OM: It’s fun to be in that phase, where you’re actually trying to not live up to somebody else’s expectations of you.
BP: We don’t have a legacy to live up to [laughs]. We’re not like AP or something, where we have this whole heritage and anything we do could be a letdown. But I do have pressure now.
We have had a number of successful products, and there have been things that have sold out. When the Stradale [the 2014 model] came out, I felt a lot of pressure about making sure this watch was successful, making sure it would be well-received, doing things I hoped the customers would like.
It was a big investment to do this watch, and it’s our new flagship watch. I’m phasing out the original quartz collection in favor of these automatic watches. Even though it’s a small company, this is a big piece for me. I definitely felt pressure to make sure this watch would be something special.
[topic] Bradley & his Design Process[/topic]
OM: From concept to finished product, how long does it take you?
BP: It takes about nine months from start to finish to have the idea, design it and prototype it and then receive the merchandise after production. I only come out with one new watch a year. I can’t do more than that, because there’s too much and also the investment becomes burdensome. Now that I have more models, I come out with new colors periodically. We’re going to have a new color of protype coming out in November. Then we’re going to have a new special dish and another protype in the spring, which is going to be with another driver. That’s going to be awesome.
OM: What is your design process?
BP: It’s the opposite of the way I was taught to design things. I had always felt like the methodology that I was taught in design school didn’t suit my personality, but that’s how the professional world expected you to behave.
In the professional world, you want lots of options. You want to explore every possibility, and then you want to present all those options to the client. Then they pick one, whatever they think is the best, which may not be the one you thought was the best. Then you refine that from there, and then you go back and forth and finish it.
For me, I don’t do options. I ruminate over things. I don’t draw anything for a while, and I have it tumbling around in my head.
It’s almost like, you know in an old spy movie when there’s a lock tumblr? One tumbler clicks into place, and then the next tumbler clicks in. For months, it’s this thing spinning around, and then the tumbler will click over. I’ll be like, “That’s good.” Then, a while, and then another one clicks over. Finally, this [makes a clicking noise], and then the safe opens.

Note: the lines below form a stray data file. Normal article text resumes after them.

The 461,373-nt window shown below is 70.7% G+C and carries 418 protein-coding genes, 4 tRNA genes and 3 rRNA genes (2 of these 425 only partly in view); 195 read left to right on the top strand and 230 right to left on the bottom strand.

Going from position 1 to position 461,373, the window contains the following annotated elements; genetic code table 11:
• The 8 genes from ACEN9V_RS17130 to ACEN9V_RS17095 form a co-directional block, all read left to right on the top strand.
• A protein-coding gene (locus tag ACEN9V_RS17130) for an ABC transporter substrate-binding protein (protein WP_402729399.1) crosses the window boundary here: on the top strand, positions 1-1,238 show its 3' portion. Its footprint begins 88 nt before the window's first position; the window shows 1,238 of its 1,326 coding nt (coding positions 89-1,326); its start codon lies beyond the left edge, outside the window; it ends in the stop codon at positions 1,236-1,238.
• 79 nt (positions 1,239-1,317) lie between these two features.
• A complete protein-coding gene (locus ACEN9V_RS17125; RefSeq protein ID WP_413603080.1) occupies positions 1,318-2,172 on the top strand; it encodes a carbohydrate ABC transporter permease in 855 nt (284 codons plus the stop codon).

That’s how the design process is for me. It’s much more about ruminating until there’s this aha moment, and then it becomes easy. Then I start sketching on a theme, and I usually go fairly quickly into CAD from there, because I like to think in three dimensions. Sketches lie, especially with watches. You could have some detail you think is great, but then it doesn’t actually fit, physically, with the scale of the watch or where the movement has to be.
The sooner I go into 3D, the more I can be true to what the watch would eventually be, and from there, I refine the 3D. Then I go away from it again. You can fall in love with your idea, but you need to go away and come back and see, “Does it still excite me? Does it still hold true?”
Maybe I show it to a few people that I trust, to see their gut reaction. For example, I might show it to Ben Clymer [the founder of Hodinkee], or I might show it to a car friend of mine. Sometimes I’ve backed away from something and thrown it away, and then other times, I’m like, “OK.” Even if they say they don’t like it, that doesn’t mean that I’m not going to do it.
It’s information. It’s feedback I can use for my own purposes. It’s not necessarily like I want to know three out of four people like this. That’s not how I think. It’s just, “This person liked it for this reason. This person didn’t like it for that reason. Maybe the right answer is over here.”
OM: What’s the thought process behind Stradale? How did you come to this design?
BP: First, from a utilitarian perspective, I knew I wanted to do an automatic watch. I knew I wanted to do something that would be a new flagship watch, and I wanted something that would relate back to the Monoposto, which was my first automatic watch. That was a limited edition of 500 pieces, and it sold out in about seven months. That was the first piece that made a lot of people take us seriously as a watch company, because there was a certain level of refinement. All the things I had learned from the first collection improved the second watch.
With that one, I had so many customers saying, “Please make more of them!” I didn’t want to do another edition of the same watch. I knew I wanted to take elements of the Monoposto, though, that would flavor this new watch, but then I wanted to do something new.
I also wanted to do a gauge-inspired watch, because our previous watch, the Prototipo, was a 1970s racing chronograph, and I didn’t want to do another racing watch. I wanted to do a gauge watch again, because that’s the core of the brand.
I had those basic parameters to start with, and then, from there, it was like, “What time period do I love right now? What kind of cars am I excited about?” I kept thinking about these Berlinettas, which are from the mid 1950s to the early 1960s. It’s a fastback style of Italian sports car.